What is claimed is:

1. A wide band traveling wave electron discharge device comprising a periodic delay network for transmitting electromagnetic Wave energ output coupling means connected to one end of said periodic network, an electrode spaced from and substantially coextensive with said network, said electrode being maintained at a negative potential with respect to said network, means for directing a beam of electrons along a path adjacent said network and in energy interacting relationship with said wave energy including means for producing mutually perpendicular electric and magnetic fields in the .region of said path and substantially normal thereto, and means for varying the strength of said fields along said path for producing oscillations in said device at a plurality of frequencies.

2. A wide band traveling wave electron discharge device comprising a periodic delay network for transmitting electromagnetic Wave energy, output coupling means connected to one end of said periodic network, and means for introducing attentuation in a region adjacent the other end of said network, a cathode having an electron emissive surface, an auxiliary electrode spaced from and substantially coextensive with said network, said electrode being maintained at a negative potential with respect to said network, means for directing a beam of electrons originating from said cathode along a. path adjacent said network and in energy interacting relationship with said Wave energy including means for producing mutually perpendicular electric and magnetic fields in the region of said path substantially normal thereto, and means for varying the strength of said fields along said path for producing oscillations in said device at a plurality of frequencies.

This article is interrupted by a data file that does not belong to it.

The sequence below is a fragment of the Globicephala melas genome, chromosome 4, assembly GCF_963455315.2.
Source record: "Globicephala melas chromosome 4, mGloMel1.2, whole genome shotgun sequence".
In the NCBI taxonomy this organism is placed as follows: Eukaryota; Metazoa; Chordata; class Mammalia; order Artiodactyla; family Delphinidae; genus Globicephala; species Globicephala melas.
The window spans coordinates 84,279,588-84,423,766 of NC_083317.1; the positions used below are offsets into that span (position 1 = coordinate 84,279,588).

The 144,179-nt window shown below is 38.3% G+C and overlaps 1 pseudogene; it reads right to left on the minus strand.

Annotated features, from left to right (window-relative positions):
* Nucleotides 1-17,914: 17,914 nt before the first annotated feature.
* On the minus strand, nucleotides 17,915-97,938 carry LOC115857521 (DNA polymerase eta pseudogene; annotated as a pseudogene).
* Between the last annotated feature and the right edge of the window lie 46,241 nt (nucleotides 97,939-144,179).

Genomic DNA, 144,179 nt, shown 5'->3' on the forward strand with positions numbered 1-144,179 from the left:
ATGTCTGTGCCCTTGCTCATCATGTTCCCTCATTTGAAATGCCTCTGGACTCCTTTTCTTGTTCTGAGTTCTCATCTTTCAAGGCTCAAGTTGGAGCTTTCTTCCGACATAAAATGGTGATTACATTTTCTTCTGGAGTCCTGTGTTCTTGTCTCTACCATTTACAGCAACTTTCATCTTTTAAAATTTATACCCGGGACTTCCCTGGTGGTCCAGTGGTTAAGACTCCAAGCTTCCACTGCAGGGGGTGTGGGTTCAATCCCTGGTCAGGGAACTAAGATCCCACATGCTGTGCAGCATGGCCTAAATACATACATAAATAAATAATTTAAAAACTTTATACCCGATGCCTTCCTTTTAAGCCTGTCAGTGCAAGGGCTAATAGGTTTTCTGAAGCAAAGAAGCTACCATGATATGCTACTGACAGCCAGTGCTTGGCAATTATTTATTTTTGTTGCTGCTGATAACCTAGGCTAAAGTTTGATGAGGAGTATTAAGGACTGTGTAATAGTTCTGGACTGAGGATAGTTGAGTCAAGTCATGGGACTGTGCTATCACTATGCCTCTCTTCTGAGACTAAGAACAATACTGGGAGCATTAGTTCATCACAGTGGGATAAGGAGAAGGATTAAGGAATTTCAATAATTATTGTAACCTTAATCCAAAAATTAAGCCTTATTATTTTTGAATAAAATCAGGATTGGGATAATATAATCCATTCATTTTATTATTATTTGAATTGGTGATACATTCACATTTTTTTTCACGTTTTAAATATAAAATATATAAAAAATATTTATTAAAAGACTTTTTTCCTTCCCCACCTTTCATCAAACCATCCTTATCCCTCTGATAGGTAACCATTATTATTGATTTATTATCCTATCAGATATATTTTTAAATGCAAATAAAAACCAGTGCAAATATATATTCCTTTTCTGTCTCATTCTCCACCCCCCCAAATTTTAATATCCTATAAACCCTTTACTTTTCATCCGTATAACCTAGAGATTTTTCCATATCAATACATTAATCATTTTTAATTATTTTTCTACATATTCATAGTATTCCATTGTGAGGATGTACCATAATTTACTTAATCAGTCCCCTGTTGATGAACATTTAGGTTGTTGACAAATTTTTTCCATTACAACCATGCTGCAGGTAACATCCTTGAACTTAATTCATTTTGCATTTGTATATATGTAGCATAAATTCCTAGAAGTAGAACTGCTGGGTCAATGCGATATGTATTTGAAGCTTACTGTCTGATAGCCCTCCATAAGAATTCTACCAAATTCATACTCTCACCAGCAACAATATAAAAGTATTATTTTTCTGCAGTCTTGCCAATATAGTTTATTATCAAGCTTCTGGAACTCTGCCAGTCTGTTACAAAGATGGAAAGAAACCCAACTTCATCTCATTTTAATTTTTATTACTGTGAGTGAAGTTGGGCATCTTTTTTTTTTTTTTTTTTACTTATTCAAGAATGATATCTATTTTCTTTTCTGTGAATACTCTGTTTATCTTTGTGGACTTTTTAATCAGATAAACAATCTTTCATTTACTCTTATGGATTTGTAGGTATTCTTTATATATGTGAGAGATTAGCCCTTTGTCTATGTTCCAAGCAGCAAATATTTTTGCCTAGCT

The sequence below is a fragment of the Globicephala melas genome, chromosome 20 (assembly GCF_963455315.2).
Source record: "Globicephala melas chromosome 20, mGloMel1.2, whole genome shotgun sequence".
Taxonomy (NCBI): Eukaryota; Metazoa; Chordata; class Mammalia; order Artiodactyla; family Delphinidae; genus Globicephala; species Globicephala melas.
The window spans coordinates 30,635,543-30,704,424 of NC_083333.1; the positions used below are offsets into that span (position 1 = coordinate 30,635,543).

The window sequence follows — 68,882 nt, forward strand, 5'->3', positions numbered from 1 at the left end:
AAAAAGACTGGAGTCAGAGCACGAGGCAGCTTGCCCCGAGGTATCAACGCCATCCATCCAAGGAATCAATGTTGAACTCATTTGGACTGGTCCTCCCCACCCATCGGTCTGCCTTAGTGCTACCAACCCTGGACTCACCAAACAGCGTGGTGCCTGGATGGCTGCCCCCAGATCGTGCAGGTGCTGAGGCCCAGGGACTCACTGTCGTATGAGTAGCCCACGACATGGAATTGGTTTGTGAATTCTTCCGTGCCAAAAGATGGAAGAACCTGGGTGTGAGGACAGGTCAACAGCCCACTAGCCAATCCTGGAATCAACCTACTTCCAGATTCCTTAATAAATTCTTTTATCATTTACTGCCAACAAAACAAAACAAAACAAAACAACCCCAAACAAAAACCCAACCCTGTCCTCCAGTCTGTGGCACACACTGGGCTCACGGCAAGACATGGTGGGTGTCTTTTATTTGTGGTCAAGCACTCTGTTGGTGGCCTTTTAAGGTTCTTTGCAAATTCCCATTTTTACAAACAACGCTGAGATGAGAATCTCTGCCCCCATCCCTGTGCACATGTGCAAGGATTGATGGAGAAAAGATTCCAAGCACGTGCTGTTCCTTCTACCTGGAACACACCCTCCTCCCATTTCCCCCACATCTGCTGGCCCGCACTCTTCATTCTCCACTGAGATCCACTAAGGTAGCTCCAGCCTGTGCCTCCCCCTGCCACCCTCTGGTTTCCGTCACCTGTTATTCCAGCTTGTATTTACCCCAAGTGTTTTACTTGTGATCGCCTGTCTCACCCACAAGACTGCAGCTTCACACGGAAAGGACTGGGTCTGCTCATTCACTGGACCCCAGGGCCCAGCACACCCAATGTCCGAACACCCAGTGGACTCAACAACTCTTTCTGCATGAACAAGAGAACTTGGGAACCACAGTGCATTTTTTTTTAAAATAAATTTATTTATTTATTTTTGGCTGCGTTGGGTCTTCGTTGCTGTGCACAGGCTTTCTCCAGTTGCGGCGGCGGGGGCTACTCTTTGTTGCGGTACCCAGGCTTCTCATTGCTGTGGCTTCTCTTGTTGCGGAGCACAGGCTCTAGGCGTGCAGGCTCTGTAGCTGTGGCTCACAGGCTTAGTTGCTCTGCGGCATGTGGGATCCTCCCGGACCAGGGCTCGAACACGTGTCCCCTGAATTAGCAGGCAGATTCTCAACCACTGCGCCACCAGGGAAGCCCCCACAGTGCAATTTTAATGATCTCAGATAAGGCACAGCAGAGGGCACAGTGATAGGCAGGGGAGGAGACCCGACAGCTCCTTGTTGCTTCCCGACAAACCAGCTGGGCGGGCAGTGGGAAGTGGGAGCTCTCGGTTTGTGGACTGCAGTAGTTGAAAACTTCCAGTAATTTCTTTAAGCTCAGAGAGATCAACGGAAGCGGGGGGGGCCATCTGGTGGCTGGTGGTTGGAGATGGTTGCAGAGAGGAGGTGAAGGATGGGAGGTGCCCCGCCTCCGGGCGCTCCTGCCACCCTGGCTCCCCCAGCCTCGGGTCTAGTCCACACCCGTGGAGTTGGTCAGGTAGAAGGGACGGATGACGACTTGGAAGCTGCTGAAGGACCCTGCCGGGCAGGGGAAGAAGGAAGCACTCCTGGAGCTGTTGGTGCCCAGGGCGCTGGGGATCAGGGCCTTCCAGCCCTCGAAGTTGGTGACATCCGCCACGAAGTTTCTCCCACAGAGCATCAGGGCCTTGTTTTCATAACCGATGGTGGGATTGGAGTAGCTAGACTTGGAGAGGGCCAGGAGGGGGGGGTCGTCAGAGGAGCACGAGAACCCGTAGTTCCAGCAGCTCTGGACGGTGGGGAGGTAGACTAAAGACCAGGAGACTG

3. A Wide band traveling Wave electron discharge device comprising a periodic delay network for transmitting electromagnetic wave energy, output coupling means con nected to one end of said network, an electrode spaced from and substantially coextensive with said periodic network, said electrode being maintained at a ne ative potential with rmpect to said network, means for directing a beam of electrons along a path adjacent said network and in energy interacting relationship with said wave energy including means for producing an electric field in the region of said path substantially normal there to, and means for varying the strength of said field along said path for producing oscillations in said device at a plurality of frequencies.

4. A wide band traveling wave electron discharge device comprising a periodic delay network for transmitting 7. electromagnetic wave energy, output coupling means connected to one end of said network, an electrode spaced from and substantially coextensive with said periodic network, said electrode being maintained at a negative potential with respect to said network, means for directing a beam of electrons along a path adjacent said network and in energy interacting relationship with said wave energy including means for producing an electric field in the region of said path substantially normal thereto, and means for progressively varying the strength of said field along said path for producing oscillations in said device at a plurality of frequencies.